Most restructured electricity markets run by Regional Transmission Organizations feature payments for capacity in addition to day-ahead/real-time energy and ancillary services. These payments typically take the form of forward contracts that last between one and three years, and are determined through an auction mechanism that we'll discuss in detail later in this lesson. Payments take units of $ per MW of capacity per time period (often $ per MW per day or per month). Let's suppose that a 100 MW generator in PJM receives a capacity payment of $100 per MW per day and generates 1,200 MWh per day at a price of $40 per MWh. The generator's daily revenues would be:
- Energy payment: 1,200 MWh × $40/MWh = $48,000 per day
- Capacity payment: 100 MW × $100/MW = $10,000 per day
- Total revenue: $58,000 per day
Capacity payments can be substantial revenue sources for generators and are paid regardless of whether the power plant actually produces any electricity. The same 100 MW generator would get paid $10,000 per day even if it produced no actual electricity.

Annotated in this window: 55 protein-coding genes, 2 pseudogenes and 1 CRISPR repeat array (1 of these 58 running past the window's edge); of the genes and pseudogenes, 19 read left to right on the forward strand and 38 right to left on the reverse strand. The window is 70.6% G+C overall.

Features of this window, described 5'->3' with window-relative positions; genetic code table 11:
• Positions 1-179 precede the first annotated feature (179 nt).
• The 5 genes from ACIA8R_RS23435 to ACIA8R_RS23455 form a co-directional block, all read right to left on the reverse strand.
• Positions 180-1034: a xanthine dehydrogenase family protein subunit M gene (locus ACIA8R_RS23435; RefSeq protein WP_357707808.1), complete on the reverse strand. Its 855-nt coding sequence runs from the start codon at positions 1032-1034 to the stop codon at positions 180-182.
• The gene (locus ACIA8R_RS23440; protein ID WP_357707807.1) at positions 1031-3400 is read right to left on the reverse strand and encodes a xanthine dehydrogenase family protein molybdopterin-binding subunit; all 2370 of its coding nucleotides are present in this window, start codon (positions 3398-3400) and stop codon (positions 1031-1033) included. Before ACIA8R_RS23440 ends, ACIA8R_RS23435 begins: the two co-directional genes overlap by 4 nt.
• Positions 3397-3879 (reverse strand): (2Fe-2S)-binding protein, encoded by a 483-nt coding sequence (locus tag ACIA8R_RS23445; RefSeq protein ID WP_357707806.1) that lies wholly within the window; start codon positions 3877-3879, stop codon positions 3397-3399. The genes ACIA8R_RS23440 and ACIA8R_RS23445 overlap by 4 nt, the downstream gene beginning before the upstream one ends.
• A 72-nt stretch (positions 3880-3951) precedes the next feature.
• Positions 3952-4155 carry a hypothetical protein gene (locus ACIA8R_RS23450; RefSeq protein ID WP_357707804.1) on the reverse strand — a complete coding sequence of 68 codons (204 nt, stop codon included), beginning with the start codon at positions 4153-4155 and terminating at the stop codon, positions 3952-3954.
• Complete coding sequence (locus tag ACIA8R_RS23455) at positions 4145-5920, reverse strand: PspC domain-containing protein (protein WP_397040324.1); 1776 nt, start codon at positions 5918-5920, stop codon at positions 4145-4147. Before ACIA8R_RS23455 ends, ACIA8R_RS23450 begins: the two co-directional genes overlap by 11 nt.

Markets for electric generation capacity are somewhat odd. They appear to be fairly unique in the energy world. Oil wells live and die on the market price of oil. Pipelines will not be built unless someone is willing to buy the transportation rights. Moreover, they are very controversial. (Everyone in the electricity industry has an opinion about capacity payments but no one ever discusses them in polite company.) The purpose of this portion of the lesson is not to convince you that they are good or bad, but to describe why they exist and how they are determined.